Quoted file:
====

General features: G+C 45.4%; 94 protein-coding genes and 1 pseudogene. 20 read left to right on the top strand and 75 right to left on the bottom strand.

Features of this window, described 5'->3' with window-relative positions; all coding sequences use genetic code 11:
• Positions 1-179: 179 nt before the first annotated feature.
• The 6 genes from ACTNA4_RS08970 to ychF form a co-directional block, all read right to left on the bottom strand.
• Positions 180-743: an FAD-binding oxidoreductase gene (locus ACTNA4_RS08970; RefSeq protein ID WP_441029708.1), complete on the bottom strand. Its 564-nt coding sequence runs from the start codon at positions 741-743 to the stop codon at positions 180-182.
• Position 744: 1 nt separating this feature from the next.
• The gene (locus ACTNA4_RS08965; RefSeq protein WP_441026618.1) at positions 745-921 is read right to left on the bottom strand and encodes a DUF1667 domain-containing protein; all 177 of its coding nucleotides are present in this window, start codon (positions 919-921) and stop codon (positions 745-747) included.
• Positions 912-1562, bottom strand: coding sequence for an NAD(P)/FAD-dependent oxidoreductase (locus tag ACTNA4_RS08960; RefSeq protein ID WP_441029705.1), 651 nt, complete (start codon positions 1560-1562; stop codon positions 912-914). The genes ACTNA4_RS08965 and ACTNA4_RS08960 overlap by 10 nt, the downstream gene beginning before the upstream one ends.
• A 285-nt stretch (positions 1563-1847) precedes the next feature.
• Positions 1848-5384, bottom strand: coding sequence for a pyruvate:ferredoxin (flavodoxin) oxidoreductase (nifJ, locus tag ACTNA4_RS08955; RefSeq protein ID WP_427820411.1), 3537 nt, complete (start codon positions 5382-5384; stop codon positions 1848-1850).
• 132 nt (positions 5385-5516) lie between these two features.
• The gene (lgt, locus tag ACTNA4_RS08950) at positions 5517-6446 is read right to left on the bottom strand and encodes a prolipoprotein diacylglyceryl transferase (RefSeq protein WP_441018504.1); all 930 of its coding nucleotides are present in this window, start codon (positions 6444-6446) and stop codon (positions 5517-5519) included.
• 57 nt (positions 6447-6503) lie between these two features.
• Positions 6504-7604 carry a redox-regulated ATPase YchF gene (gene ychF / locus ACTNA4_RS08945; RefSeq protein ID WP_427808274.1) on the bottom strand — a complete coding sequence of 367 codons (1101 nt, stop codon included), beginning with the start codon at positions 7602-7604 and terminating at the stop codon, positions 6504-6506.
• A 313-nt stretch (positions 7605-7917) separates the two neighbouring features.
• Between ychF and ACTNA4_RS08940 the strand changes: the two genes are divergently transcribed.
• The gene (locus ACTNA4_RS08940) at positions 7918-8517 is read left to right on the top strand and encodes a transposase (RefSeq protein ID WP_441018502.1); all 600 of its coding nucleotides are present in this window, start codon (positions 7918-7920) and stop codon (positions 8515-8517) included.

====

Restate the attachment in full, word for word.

General features: G+C 45.4%; 94 protein-coding genes and 1 pseudogene. 20 read left to right on the top strand and 75 right to left on the bottom strand.

Features of this window, described 5'->3' with window-relative positions; all coding sequences use genetic code 11:
• Positions 1-179: 179 nt before the first annotated feature.
• The 6 genes from ACTNA4_RS08970 to ychF form a co-directional block, all read right to left on the bottom strand.
• Positions 180-743: an FAD-binding oxidoreductase gene (locus ACTNA4_RS08970; RefSeq protein ID WP_441029708.1), complete on the bottom strand. Its 564-nt coding sequence runs from the start codon at positions 741-743 to the stop codon at positions 180-182.
• Position 744: 1 nt separating this feature from the next.
• The gene (locus ACTNA4_RS08965; RefSeq protein WP_441026618.1) at positions 745-921 is read right to left on the bottom strand and encodes a DUF1667 domain-containing protein; all 177 of its coding nucleotides are present in this window, start codon (positions 919-921) and stop codon (positions 745-747) included.
• Positions 912-1562, bottom strand: coding sequence for an NAD(P)/FAD-dependent oxidoreductase (locus tag ACTNA4_RS08960; RefSeq protein ID WP_441029705.1), 651 nt, complete (start codon positions 1560-1562; stop codon positions 912-914). The genes ACTNA4_RS08965 and ACTNA4_RS08960 overlap by 10 nt, the downstream gene beginning before the upstream one ends.
• A 285-nt stretch (positions 1563-1847) precedes the next feature.
• Positions 1848-5384, bottom strand: coding sequence for a pyruvate:ferredoxin (flavodoxin) oxidoreductase (nifJ, locus tag ACTNA4_RS08955; RefSeq protein ID WP_427820411.1), 3537 nt, complete (start codon positions 5382-5384; stop codon positions 1848-1850).
• 132 nt (positions 5385-5516) lie between these two features.
• The gene (lgt, locus tag ACTNA4_RS08950) at positions 5517-6446 is read right to left on the bottom strand and encodes a prolipoprotein diacylglyceryl transferase (RefSeq protein WP_441018504.1); all 930 of its coding nucleotides are present in this window, start codon (positions 6444-6446) and stop codon (positions 5517-5519) included.
• 57 nt (positions 6447-6503) lie between these two features.
• Positions 6504-7604 carry a redox-regulated ATPase YchF gene (gene ychF / locus ACTNA4_RS08945; RefSeq protein ID WP_427808274.1) on the bottom strand — a complete coding sequence of 367 codons (1101 nt, stop codon included), beginning with the start codon at positions 7602-7604 and terminating at the stop codon, positions 6504-6506.
• A 313-nt stretch (positions 7605-7917) separates the two neighbouring features.
• Between ychF and ACTNA4_RS08940 the strand changes: the two genes are divergently transcribed.
• The gene (locus ACTNA4_RS08940) at positions 7918-8517 is read left to right on the top strand and encodes a transposase (RefSeq protein ID WP_441018502.1); all 600 of its coding nucleotides are present in this window, start codon (positions 7918-7920) and stop codon (positions 8515-8517) included.